The Kastro sits on a large promontory, at one time effectively an island as it was separated from the city by a canal that ran between north and south harbours roughly along what is now Ermou Street.  The complex had three main building stages – Byzantine, Genoese and Turkish.  The oldest section is the Epano Kastro (Upper Castle), this being the main fortified enclosure. Here were constructed the main administration buildings and religious housings, including the Christian church of Agios Ioannis whose ruins were later used as the base for the construction of a mosque.  Dating from 1373 and being the work of Francesco Gatelussi, the Mesaio Kastro (Middle Castle) encompasses several imposing buildings – a military hospital, a prison, the powder magazine, the Ottoman Theological School, the domed monastery (home to the Ottoman monks), and the cistern storage facility for the water supply.  The Kato Kastro (Lower Castle) dates from 1644, constructed to protect the north harbour and was accessed from the middle castle via a Byzantine gate.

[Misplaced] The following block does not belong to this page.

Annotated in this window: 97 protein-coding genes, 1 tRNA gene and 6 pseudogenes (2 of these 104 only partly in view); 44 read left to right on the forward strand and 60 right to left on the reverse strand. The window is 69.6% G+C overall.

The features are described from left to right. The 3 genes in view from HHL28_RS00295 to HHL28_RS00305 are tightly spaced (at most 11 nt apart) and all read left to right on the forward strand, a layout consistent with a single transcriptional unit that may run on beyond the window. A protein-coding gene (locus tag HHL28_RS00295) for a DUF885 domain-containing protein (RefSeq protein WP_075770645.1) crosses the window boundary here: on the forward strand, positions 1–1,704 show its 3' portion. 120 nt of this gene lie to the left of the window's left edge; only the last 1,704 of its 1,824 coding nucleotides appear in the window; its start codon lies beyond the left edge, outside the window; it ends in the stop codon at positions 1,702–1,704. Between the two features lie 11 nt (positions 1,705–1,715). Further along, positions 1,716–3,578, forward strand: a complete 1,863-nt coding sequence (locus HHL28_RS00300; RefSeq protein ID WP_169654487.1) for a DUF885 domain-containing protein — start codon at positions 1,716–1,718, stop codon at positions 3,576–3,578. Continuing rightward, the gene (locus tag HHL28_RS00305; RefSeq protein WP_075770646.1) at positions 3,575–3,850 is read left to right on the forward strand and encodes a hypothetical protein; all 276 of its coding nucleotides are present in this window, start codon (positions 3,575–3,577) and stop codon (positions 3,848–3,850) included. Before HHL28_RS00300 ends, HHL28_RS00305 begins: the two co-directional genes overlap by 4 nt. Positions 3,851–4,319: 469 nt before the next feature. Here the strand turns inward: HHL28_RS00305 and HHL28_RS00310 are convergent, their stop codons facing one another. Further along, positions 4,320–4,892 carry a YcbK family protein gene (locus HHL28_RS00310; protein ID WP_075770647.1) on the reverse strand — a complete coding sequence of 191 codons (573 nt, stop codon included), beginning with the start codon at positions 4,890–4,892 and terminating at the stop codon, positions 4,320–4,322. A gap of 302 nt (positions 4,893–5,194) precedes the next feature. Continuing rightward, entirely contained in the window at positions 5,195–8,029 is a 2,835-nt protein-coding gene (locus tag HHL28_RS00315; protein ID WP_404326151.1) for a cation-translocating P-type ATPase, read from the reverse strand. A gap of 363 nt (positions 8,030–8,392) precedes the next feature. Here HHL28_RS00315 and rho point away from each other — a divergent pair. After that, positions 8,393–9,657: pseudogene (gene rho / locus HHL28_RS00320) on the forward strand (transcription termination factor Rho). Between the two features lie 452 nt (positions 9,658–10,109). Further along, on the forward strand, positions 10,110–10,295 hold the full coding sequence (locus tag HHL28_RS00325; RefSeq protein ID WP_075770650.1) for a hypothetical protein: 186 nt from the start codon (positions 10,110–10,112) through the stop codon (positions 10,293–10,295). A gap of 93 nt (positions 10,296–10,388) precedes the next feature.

On our visit we meandered around taking dozens – no hundreds – of photos, peered at the ruins of the vast complex of buildings, climbed up the walkway onto the walls and generally had a good mooch around.  There was a man cutting the grass and decapitating wildflowers for which I silently cursed him as I think these sites are made extra special by the profusion of flowers which are now the residents where people once lived and worked.  Life goes on.

Having arrived at opening time we spent a good two hours exploring, with the site to ourselves, after which we walked up to the northern harbour, where the castle boundary meets the sea and you can see evidence of the ancient walls and breakwater stretching out under the water.

Walking back along the coast road which runs below the castle you pass through the Kato (Lower) Kastro complex, with its ruined mansions and a bathhouse which is being restored.  This part of the castle, including an Ottoman gate, was partially demolished to make way for this city relief road back in the 1960s.  Today they would no doubt be compelled to find another solution!  This had originally been a dirt road, but has now been surfaced and provides an attractive alternative route to Novembriou Street, with the sea on one side and the green pine-clad slopes up to the impressive castle walls on the other.